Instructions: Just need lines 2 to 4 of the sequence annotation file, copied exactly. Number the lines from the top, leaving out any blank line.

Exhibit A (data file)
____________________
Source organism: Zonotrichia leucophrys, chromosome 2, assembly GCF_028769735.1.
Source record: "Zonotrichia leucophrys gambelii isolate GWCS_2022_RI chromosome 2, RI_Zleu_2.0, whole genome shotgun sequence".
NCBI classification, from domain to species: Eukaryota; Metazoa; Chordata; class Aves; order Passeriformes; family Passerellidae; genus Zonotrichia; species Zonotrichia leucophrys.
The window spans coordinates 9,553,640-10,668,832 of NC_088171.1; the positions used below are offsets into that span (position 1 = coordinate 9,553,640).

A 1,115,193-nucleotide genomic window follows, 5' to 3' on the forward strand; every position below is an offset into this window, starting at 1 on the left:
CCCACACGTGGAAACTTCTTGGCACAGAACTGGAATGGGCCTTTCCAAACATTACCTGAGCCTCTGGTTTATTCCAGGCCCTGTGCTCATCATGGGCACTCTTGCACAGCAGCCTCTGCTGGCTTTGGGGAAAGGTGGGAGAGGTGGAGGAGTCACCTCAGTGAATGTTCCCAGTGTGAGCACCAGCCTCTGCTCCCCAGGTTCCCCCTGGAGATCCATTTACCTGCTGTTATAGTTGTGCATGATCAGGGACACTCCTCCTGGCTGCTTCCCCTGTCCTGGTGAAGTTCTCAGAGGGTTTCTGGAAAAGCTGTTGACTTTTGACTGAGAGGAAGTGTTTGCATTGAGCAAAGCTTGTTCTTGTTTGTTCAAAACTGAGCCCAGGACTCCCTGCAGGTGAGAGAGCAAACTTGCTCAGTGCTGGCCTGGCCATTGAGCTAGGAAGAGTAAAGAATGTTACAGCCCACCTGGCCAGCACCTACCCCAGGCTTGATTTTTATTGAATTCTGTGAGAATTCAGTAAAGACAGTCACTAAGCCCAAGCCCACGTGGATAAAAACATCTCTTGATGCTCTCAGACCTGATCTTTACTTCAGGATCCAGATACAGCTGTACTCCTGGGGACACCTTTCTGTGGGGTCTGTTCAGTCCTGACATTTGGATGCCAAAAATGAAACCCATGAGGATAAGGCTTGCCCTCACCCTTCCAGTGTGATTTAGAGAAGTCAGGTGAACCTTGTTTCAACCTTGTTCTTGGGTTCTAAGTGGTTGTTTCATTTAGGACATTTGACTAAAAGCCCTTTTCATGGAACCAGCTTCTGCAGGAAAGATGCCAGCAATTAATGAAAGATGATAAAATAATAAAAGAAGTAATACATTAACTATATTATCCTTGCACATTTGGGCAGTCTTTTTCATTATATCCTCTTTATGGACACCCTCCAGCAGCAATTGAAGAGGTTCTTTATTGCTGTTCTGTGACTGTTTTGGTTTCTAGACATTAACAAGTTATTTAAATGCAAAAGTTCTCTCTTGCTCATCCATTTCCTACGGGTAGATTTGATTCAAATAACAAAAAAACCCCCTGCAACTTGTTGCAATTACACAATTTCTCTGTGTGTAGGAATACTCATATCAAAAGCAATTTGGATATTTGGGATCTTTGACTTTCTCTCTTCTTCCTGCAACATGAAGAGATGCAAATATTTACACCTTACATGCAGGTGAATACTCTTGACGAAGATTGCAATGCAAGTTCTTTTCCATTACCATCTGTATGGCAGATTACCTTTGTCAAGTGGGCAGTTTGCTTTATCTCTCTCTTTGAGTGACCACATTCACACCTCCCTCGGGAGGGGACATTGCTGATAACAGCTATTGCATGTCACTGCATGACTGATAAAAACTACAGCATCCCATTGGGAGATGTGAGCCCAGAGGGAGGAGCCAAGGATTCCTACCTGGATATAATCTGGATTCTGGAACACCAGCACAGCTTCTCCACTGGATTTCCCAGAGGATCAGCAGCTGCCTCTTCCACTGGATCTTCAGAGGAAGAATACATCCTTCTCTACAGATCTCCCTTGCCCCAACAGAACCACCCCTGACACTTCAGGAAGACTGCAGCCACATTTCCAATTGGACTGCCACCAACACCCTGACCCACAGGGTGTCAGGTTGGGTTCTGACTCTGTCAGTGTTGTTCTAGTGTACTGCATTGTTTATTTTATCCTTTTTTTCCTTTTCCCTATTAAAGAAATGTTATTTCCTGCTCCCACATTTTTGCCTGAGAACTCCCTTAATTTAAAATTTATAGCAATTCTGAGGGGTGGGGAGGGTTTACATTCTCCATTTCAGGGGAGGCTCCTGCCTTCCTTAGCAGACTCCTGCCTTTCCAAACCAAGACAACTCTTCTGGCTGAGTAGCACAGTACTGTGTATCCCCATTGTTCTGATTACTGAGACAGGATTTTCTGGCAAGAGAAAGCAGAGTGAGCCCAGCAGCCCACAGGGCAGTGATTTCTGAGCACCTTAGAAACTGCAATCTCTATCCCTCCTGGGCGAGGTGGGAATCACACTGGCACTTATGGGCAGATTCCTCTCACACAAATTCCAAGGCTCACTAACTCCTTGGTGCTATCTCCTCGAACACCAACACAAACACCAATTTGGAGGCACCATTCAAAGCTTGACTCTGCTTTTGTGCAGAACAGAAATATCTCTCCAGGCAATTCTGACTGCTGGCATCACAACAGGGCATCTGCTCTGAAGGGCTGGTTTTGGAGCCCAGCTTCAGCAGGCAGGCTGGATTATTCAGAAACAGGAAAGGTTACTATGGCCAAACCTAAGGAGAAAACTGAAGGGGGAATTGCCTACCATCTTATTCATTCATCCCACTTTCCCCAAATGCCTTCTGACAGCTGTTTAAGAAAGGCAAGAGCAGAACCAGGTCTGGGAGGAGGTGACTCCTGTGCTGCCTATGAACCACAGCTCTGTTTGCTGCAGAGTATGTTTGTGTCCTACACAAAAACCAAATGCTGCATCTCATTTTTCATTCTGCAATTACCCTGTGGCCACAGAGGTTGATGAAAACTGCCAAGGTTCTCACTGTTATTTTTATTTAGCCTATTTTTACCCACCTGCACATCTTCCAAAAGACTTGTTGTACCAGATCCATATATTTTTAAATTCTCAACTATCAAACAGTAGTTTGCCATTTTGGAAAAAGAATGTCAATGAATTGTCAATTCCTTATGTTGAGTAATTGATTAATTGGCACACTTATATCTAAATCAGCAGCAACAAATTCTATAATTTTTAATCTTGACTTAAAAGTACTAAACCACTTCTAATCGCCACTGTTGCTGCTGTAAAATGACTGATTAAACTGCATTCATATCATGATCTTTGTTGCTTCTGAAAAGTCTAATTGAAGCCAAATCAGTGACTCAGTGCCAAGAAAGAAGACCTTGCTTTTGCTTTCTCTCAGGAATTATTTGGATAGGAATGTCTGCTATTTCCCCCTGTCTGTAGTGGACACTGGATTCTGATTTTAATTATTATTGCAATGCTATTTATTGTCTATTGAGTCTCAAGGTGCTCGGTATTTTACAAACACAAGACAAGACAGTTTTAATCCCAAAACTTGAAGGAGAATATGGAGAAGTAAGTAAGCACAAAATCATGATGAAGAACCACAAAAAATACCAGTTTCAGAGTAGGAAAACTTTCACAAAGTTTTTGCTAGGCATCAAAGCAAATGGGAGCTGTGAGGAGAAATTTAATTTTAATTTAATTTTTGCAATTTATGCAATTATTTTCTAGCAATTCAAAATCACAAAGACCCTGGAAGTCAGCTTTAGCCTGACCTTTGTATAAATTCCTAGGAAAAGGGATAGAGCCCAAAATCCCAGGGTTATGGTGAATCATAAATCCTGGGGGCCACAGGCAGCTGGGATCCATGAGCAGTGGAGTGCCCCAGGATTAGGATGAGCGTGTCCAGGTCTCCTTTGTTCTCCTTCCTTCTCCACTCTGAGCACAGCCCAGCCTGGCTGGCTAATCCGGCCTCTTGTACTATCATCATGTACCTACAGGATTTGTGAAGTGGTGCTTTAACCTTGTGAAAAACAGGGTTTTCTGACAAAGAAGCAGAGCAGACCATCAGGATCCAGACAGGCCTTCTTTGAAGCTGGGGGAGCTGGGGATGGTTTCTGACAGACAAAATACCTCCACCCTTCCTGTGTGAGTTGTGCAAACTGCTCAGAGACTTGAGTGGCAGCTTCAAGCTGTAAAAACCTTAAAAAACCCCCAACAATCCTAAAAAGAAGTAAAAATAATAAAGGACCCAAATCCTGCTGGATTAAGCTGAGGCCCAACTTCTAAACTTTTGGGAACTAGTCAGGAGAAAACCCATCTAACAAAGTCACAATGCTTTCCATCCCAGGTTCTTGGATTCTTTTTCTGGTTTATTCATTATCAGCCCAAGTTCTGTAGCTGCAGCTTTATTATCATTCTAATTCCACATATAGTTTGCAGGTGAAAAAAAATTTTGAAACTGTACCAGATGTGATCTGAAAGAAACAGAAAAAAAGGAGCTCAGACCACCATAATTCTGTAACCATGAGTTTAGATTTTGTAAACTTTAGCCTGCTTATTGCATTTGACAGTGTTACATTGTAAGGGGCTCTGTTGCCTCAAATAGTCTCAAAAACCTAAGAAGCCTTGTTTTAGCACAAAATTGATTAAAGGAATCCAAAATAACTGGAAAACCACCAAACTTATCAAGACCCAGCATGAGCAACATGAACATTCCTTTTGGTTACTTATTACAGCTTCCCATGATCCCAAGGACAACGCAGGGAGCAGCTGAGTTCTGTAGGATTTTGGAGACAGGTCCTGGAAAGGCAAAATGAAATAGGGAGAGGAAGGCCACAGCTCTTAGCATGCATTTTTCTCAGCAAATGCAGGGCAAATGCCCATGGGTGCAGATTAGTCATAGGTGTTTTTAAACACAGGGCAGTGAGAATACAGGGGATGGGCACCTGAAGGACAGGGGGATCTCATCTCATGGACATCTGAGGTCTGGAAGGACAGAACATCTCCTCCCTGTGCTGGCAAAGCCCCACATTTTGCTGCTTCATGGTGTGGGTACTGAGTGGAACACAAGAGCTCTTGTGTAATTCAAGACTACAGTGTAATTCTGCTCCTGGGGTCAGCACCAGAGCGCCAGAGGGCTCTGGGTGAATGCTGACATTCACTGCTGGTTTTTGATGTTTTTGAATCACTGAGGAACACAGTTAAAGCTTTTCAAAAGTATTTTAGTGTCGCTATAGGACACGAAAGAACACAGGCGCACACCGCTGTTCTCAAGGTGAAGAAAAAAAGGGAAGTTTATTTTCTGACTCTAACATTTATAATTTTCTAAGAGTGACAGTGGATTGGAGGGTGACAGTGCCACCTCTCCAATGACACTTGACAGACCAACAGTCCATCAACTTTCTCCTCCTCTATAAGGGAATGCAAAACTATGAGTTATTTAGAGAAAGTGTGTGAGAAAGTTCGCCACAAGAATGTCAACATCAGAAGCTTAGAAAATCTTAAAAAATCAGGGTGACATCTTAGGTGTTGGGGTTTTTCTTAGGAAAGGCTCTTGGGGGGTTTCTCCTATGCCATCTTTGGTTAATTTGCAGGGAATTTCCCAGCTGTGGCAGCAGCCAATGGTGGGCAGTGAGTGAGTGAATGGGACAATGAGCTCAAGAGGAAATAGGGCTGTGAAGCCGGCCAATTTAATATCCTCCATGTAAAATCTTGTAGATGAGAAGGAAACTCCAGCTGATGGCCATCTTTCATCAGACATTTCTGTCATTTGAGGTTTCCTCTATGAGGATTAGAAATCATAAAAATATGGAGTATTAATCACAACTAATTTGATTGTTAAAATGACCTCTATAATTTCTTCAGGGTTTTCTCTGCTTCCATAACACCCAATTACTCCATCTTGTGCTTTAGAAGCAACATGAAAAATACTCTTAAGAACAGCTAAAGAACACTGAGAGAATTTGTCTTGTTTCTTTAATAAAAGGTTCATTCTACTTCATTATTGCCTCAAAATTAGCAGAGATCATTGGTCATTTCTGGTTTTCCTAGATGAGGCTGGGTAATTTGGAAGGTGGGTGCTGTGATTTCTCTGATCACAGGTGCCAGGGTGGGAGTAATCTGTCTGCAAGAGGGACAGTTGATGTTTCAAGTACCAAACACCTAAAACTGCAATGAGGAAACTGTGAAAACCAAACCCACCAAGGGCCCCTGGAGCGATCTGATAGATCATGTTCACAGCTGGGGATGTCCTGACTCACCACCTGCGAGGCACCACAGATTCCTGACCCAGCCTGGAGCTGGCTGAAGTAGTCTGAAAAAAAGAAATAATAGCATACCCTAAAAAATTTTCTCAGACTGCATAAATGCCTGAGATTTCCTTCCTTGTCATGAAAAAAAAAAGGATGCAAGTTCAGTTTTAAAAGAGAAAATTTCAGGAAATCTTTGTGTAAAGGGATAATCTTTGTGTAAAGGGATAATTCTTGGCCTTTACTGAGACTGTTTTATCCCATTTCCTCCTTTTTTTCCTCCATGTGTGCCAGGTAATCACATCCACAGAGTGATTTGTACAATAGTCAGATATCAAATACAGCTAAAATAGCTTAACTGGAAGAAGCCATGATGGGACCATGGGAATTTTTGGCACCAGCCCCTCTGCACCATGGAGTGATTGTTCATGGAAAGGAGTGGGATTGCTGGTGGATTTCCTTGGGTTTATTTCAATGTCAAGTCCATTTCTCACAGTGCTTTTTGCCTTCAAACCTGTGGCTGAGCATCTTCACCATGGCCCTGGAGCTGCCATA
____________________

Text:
Source record: "Zonotrichia leucophrys gambelii isolate GWCS_2022_RI chromosome 2, RI_Zleu_2.0, whole genome shotgun sequence".
NCBI classification, from domain to species: Eukaryota; Metazoa; Chordata; class Aves; order Passeriformes; family Passerellidae; genus Zonotrichia; species Zonotrichia leucophrys.
The window spans coordinates 9,553,640-10,668,832 of NC_088171.1; the positions used below are offsets into that span (position 1 = coordinate 9,553,640).